Friday, June 23, 2006

the best hidden art

Bedside, I keep a trove of favorite books. Re-reading a good book is not tiresome if it stirs the imagination. A few war-horses of mine, sure to please, are children's books. As part of our school curriculum, we just finished My Side of the Mountain by Jean Craighead George. I have pored over this one countless times over the years, beginning in the 5th grade. Another priceless children's classic is Heidi by Johanna Spyri. (Skip the maudlin movie: grab the real thing.) Anyone with me on these two hands-down perfect books?

For the mom-set, just in time for summer-reading, I bring you The Hidden Art of Homemaking by Edith Schaeffer. The subtitle is,"Creative Ideas for Enriching Everyday Life." If Edith lived down the street, I know we would be fast friends; she really clicks with me in all things artsy. This book makes a great wedding shower gift, which is a handy fact to mention in June. Here is an excerpt to whet your appetite:

"If the one who cooks is the wife in the family, her attitude towards the marriage as a whole should be to think of it as a career. Being challenged by what a difference her cooking and her way of serving is going to make in the family life gives a woman an opportunity to appraoch this with the feeling of painting a picture or writing a symphony. To blend together a family group, to help human beings of five, ten, fifteen, and sixty years of age to live in communication with each other, and develop into a 'family unit' with constantly growing appreciation of each other and of the 'unit' by really working at it, in many different areas, but among others in the area of food preparation, is to do that which surely can compare with blending oils in a painting or writing notes for a symphony. The cook in the home has opportunity to be doing something very real in the area of making good human relationships."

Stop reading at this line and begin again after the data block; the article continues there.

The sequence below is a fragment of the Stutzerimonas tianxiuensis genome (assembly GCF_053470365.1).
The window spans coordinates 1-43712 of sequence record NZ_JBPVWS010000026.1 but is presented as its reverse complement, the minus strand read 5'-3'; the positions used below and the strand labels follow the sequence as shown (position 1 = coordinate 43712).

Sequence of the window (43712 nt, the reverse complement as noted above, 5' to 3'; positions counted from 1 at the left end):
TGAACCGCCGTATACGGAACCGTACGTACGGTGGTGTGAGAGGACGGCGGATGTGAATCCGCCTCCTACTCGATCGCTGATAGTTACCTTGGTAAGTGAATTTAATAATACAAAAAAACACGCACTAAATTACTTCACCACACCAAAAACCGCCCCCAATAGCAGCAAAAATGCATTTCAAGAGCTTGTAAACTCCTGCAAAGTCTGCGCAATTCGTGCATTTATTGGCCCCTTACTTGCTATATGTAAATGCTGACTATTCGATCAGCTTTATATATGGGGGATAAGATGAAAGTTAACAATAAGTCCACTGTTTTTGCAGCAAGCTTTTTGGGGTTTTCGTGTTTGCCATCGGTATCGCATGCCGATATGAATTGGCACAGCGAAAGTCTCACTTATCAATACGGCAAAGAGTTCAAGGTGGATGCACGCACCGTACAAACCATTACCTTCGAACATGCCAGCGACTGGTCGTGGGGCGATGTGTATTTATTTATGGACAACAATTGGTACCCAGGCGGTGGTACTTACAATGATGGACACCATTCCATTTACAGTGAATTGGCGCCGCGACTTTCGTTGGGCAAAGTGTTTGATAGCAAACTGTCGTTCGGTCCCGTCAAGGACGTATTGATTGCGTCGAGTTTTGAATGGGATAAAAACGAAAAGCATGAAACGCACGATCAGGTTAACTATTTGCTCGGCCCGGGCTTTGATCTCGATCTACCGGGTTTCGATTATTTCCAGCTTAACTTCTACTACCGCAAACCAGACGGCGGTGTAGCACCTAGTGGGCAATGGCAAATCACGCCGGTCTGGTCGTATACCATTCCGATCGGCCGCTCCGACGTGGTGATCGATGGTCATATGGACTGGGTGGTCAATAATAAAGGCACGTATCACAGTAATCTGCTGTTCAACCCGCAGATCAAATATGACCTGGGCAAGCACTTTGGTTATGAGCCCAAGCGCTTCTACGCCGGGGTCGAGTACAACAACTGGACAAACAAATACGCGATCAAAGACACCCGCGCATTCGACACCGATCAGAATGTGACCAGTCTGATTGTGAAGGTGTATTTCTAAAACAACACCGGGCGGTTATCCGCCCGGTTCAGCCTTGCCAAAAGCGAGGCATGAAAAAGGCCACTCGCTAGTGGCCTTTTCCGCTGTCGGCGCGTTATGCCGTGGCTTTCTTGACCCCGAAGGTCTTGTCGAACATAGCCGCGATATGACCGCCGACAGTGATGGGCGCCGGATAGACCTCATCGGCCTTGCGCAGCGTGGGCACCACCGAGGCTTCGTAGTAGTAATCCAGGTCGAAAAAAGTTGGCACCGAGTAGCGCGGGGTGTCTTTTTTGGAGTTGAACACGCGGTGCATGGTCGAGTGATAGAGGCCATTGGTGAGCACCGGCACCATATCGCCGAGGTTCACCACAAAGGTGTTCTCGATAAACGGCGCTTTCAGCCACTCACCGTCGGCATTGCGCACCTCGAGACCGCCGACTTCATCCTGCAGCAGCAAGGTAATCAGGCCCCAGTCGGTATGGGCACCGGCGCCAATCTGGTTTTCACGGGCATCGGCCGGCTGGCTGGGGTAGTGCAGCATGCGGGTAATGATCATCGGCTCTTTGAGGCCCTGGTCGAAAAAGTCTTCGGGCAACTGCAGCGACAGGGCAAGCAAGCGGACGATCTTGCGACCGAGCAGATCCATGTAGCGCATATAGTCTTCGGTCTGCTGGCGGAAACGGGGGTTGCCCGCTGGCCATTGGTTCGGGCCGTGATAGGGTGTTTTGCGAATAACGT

You can talk to me about paintings and symphonies, and you have my ear! There are chapters on music, interior decorating, gardens, flower arranging, writing, drama, creative recreation, and more. I turn to this book for all kinds of encouragement and inspiration, because my outlook on being the keeper of the home needs refreshing now and then. Let's face it: we don't get regular pats on the back from the general society in this department! Edith backs all her topics with solid biblical foundation: God is the ultimate Artist, and His art communicates.

So, be of good cheer, all you keepers of the home. Not only is your job (your career!) of great value, it can be fulfilling, challenging, eternally effective, and an honest reflection of the character of God.


Anonymous brietta said...

Thanks for another good post. I haven't read that book in a while... hmmm... come to think of it, I think I lent it to someone and still haven't gotten it back--some years later. Oh well.

Guess Amazon will get yet more business from me!

10:01 AM  
Blogger thisrequiresthought said...

I love your latest post, too.

So far, I have resisted having a Xanga-file in order to leave comments....maybe that should change!

10:16 AM  
Blogger Lore said...

Can i come home on the second of August? And can we go berry picking? and can I make pesto? and can we sit out under the trees with the hammock and the rocker? and can we watch the Banana ride her horse and listen to the man-child play his violin? and can we maybe go to birchbark? and can i bring two very important people home with me? and can we listen to NCPR in the afternoon and Bach in the early morning? and can we maybe eat dinner as a family once or twice? and can i just *be* for a week?

12:31 PM  
Blogger thisrequiresthought said...


anything you want, Missy.

12:43 PM  
Blogger Darlene Sinclair said...

Love that book -- I'm with Bri. I lost it a long time ago. Guess we both need to invest in a new copy, since my Louissa needs to read it, along with Julia, then Liana, then Camilla. Hmmm. Wonder if it will be around that long. The first one obviously wasn't!

7:01 PM  
Blogger Deb said...

I fell in love with My Side of the Mountain years ago when I first read it to my (then) boys. Having never read the other two books, I have no opinion, but the Edith Schaeffer book sounds like a good one for me to discover.

11:14 PM  

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